|Discovered by||Tom Gehrels|
|Discovery date||September 29, 1973|
|1973 XI; 1981 XVII; 1989 XVII|
|Orbital characteristics A|
|Epoch||March 6, 2006|
|Semi-major axis||3.735 AU|
|Orbital period||7.22 yr|
|Last perihelion||April 2, 2019|
January 12, 2012
October 27, 2004
It was discovered by Tom Gehrels at the Lunar and Planetary Laboratory, Arizona, USA on photographic plates exposed between 29 September and 5 October 1973 at the Palomar Observatory. It had a brightness of apparent magnitude of 15. Brian G. Marsden computed the parabolic and elliptical orbits which suggested an orbital period of 8.76 years, later revising the data to give a perihelion date of 30 November 1963 and orbital period of 7.93 years.
The comet's predicted next appearance in 1981 was observed by W. and A. Cochran at the McDonald Observatory, Texas on 8 June 1981. It was observed again in 1989 and in 1997, when favourable conditions meant that brightness increased to magnitude 12. It has subsequently been observed in 2004 when it reached magnitude 10, 2012, and 2018.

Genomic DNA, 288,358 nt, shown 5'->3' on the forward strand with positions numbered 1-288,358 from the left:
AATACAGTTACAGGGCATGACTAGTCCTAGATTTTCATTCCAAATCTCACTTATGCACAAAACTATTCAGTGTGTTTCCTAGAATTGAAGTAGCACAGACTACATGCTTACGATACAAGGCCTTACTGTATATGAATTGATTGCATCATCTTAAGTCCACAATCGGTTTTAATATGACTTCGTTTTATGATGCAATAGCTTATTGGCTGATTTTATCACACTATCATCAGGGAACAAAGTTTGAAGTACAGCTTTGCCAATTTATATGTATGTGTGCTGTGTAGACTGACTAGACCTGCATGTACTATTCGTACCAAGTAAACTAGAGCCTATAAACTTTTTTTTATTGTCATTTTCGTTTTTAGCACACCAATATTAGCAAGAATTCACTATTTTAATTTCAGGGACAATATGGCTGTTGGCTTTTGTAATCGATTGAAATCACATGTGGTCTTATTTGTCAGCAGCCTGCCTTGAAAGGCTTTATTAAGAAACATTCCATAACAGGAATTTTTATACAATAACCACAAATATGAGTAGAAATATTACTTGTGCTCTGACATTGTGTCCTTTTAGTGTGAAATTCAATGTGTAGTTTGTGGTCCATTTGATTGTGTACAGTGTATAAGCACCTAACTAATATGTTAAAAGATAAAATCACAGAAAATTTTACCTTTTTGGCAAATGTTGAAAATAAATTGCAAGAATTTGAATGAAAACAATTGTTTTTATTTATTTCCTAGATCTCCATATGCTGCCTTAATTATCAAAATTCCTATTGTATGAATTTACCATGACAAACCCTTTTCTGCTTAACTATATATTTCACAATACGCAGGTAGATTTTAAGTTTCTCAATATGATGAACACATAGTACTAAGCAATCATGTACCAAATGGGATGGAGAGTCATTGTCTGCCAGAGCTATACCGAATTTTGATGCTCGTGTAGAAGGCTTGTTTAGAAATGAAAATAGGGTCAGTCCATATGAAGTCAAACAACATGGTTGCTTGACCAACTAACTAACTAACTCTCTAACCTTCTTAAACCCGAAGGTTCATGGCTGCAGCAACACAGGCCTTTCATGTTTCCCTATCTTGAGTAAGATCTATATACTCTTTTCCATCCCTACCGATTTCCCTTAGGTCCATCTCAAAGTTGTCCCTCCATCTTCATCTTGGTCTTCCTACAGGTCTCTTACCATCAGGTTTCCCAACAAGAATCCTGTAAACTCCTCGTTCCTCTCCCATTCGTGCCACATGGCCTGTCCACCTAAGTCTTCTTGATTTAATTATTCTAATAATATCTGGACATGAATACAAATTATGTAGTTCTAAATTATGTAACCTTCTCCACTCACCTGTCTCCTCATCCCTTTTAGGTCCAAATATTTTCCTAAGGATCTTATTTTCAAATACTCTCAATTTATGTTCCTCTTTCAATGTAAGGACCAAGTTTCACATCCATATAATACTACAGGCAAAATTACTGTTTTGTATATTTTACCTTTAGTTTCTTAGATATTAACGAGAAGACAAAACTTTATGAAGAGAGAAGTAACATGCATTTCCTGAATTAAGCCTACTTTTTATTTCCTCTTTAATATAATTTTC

Comet 78P/Gehrels' aphelion (furthest distance from the Sun) of 5.4AU is in the zone of control of the giant planet Jupiter and the orbit of the comet is frequently perturbed by Jupiter. On September 15, 2029, the comet will pass within 0.018 AU (2.7 million kilometers) of Jupiter and be strongly perturbed. By the year 2200, the comet will have a centaur-like orbit with a perihelion (closest distance to the Sun) near Jupiter. This outward migration from a perihelion of 2AU to a perihelion of ~5AU could cause the comet to go dormant.